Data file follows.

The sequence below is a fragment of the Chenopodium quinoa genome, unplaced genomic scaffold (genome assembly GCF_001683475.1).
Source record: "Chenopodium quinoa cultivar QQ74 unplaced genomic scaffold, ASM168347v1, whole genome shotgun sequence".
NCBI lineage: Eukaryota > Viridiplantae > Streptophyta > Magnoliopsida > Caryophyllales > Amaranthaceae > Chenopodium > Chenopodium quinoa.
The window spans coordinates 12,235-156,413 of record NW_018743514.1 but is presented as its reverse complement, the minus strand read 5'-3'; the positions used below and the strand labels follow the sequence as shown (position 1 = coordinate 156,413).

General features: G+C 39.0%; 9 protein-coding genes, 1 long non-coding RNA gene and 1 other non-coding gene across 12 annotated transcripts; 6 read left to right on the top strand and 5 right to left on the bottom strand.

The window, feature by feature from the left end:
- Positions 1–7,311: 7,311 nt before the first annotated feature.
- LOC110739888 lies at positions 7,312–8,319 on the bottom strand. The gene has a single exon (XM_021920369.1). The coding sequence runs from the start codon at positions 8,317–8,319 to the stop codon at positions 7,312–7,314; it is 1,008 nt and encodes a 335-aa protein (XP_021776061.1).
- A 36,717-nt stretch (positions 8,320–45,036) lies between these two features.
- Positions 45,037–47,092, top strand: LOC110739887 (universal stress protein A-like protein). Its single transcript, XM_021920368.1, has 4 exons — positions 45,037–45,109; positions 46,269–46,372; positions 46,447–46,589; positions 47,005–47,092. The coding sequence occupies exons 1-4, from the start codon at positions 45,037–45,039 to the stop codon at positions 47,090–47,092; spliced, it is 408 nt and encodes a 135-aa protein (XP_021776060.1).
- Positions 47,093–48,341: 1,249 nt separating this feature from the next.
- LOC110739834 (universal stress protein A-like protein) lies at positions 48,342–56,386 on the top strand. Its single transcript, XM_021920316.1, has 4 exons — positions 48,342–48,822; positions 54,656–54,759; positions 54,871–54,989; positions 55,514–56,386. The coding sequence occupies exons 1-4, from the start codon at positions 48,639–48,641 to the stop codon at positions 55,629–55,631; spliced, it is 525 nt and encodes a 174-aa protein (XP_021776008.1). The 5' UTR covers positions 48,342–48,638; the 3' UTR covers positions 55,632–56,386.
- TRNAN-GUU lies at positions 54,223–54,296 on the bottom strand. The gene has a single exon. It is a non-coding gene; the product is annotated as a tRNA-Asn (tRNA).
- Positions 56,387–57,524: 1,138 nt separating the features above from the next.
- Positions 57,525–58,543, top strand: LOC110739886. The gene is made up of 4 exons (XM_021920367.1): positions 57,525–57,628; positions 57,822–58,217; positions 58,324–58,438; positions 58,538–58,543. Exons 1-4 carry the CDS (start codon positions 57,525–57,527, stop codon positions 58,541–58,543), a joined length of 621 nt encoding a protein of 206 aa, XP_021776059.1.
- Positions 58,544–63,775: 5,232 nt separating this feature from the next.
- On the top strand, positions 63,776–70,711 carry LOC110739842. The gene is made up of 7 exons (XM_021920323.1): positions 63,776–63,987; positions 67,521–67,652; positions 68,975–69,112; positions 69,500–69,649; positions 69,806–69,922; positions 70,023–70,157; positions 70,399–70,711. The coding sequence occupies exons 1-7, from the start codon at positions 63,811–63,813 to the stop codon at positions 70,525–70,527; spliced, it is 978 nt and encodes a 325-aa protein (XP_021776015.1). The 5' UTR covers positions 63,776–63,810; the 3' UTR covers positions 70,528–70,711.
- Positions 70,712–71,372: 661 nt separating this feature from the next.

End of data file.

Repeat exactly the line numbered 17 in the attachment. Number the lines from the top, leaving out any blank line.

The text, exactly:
- On the top strand, positions 63,776–70,711 carry LOC110739842. The gene is made up of 7 exons (XM_021920323.1): positions 63,776–63,987; positions 67,521–67,652; positions 68,975–69,112; positions 69,500–69,649; positions 69,806–69,922; positions 70,023–70,157; positions 70,399–70,711. The coding sequence occupies exons 1-7, from the start codon at positions 63,811–63,813 to the stop codon at positions 70,525–70,527; spliced, it is 978 nt and encodes a 325-aa protein (XP_021776015.1). The 5' UTR covers positions 63,776–63,810; the 3' UTR covers positions 70,528–70,711.